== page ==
Canine Prostate Cancer

Canine prostate cancer is cancer that occurs in the dog’s prostate gland, which is responsible for seminal fluid production. The prostate gland is located in close proximity to the rectum and the urinary bladder. This form of cancer is most common in older pets, and usually manifests itself in prostate gland cysts or enlargement. Canine prostate cancer is likely to develop in both castrated and non-castrated dogs, and most symptoms develop when the cancer is in an advanced stage.

Symptoms of Canine Prostate Cancer:

  • Urinary incontinence
  • Straining while urinating
  • Constipation
  • Difficulty walking
  • Change in posture while walking
  • Weight loss
  • Bloody urine
  • Discharge from the penis

Diagnosis of Canine Prostate Cancer

The preliminary test is a rectal palpitation. The vet will insert a finger into the pet’s rectum to feel the prostate gland for any changes in size or abnormalities present. An enlarged prostate gland might be an indicator of cancer. The vet will conduct an ultrasound or x-ray test to verify changes in the prostate gland. Although blood and urine tests don’t confirm prostate cancer, they are conducted to detect any changes in the body. Tumors or cysts that are detected in an ultrasound are subjected to a biopsy, which can provide a conclusive diagnosis. Additional tests might also be conducted to determine if cancer cells have spread to different organs in the body.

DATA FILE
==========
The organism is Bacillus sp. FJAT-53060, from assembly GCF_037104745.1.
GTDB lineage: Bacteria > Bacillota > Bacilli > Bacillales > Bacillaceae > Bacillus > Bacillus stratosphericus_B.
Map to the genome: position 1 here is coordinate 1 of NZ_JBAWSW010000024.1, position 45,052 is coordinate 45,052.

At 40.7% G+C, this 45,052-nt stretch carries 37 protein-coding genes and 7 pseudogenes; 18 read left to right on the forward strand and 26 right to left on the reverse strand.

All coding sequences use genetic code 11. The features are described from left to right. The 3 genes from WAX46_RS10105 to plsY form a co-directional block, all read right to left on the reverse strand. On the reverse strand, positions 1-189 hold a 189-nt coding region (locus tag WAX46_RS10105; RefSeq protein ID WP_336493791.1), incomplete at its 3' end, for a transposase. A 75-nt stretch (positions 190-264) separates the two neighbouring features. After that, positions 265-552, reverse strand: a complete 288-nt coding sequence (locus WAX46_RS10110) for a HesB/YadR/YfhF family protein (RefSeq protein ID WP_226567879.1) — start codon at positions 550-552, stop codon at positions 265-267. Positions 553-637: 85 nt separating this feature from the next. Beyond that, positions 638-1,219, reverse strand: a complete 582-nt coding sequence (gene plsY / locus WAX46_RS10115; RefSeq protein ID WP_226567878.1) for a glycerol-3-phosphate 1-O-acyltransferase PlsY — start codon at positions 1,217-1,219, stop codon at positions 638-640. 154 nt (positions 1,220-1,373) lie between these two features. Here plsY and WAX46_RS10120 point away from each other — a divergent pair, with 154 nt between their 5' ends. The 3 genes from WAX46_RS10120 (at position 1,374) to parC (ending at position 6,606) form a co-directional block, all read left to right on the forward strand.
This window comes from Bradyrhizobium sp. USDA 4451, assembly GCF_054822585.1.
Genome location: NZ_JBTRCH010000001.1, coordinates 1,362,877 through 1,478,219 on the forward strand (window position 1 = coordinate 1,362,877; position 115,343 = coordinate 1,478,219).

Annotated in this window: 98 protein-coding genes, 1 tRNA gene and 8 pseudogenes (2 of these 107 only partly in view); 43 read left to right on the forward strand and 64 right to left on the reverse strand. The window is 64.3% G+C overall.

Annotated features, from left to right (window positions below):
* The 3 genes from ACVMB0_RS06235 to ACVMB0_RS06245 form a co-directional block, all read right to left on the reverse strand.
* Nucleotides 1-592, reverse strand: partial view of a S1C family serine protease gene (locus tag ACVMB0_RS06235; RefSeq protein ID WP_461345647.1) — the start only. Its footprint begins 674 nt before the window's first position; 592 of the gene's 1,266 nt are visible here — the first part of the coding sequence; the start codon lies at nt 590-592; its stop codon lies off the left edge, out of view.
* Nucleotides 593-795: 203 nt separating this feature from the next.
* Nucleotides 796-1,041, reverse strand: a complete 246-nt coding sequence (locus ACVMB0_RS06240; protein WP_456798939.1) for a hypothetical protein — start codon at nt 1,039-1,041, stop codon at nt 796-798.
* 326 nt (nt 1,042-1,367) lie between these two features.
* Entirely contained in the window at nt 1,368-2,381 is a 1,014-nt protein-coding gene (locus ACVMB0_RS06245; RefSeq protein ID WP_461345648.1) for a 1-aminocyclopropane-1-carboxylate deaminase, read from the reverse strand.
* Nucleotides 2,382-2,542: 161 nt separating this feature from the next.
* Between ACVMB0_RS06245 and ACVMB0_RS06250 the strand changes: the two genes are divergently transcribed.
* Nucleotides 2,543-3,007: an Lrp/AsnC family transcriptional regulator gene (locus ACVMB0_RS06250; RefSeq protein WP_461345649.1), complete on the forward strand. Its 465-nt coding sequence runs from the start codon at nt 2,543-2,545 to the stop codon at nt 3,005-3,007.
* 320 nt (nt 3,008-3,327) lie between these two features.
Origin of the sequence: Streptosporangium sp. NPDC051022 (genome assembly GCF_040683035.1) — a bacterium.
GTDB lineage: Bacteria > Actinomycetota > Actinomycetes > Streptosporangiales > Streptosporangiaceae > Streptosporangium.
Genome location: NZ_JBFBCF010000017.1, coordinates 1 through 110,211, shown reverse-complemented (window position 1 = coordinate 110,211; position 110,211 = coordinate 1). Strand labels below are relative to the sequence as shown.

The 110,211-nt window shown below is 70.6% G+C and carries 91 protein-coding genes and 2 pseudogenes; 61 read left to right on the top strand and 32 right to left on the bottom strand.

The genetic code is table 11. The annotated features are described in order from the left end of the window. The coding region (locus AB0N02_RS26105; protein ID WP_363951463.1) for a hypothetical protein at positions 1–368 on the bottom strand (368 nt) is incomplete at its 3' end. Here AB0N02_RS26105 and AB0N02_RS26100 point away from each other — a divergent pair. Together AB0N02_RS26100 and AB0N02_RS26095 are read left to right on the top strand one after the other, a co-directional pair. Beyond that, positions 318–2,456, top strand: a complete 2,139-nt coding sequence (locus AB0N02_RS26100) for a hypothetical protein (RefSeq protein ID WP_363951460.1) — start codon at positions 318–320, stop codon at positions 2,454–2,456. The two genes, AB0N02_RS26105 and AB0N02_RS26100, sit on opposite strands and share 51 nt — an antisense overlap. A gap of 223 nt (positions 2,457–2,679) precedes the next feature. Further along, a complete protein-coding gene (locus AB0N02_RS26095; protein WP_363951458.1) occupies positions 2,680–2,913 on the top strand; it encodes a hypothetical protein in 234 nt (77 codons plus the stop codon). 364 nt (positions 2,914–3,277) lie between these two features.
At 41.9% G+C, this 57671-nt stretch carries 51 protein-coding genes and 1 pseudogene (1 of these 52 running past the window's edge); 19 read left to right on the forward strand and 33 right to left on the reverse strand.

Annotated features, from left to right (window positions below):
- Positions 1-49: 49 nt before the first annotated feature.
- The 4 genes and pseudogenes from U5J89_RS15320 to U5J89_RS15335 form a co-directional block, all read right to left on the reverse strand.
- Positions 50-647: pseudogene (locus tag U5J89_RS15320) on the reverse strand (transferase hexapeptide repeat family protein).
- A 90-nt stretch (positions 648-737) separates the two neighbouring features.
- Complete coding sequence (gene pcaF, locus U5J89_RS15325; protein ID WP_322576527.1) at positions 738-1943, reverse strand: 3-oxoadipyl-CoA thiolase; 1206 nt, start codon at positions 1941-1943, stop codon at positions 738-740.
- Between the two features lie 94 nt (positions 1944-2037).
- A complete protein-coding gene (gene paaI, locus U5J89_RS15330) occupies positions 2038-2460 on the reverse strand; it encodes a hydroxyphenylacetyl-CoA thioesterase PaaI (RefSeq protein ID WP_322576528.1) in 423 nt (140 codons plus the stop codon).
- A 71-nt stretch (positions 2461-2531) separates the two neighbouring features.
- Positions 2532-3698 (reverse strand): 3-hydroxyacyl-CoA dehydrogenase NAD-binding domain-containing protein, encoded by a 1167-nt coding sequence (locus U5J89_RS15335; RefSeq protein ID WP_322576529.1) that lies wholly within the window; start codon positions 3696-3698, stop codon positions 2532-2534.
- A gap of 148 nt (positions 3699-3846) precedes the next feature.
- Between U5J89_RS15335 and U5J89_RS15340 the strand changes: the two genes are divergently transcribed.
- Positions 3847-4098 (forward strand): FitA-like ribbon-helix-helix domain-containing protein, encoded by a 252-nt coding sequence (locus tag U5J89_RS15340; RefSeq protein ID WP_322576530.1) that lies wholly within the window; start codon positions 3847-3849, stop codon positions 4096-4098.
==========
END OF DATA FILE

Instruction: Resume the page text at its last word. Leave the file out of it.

Treatment of Canine Prostate Cancer

Prostate cancer that occurs due to hormonal changes is treated with hormone medication. However, this treatment might not benefit all pets. The treatment option in general involves chemotherapy and radiation therapy to slow disease progression and kill cancerous cells. Surgery is also performed if the tumor or cyst is accessible. The surgery will be followed by chemotherapy. Radiation therapy uses photons or gamma rays to penetrate the nucleus of the tumor and destroy the cells. It also helps reduce the discomfort and pain caused by the cancer. The vet will often use a combination therapy which involves chemotherapy and radiation therapy together.

Alternative Treatment

Dogs that are in the advanced stage of cancer might not benefit from surgery, and pet owners often choose herbal medication to help their pets. The most common herbal remedies include saw palmetto, gallium aperine, baryta carb and echinacea. These medicines don’t cure prostate cancer, but provide relief from the symptoms. They help to reduce prostate gland swelling and ward off infections by boosting the pet’s immune system. Gallium aperine provides relief from urinary problems and reduces internal inflammation.

Effectiveness of Treatment

Pet owners should talk to the vet to decide the treatment option that’s best suited to their dog. Most dogs treated with chemotherapy survive for one year and have a good quality of life. Since surgery is not be ideal for all dogs, pet owners should follow proper home care to keep the pet comfortable. Canine prostate cancer is mostly detected in the advanced stage, and pets succumb to the disease within a short period.

Pet owners should keep sick dogs in a comfortable home environment and provide them with nutritious food. All prescribed medication should also be administered on time.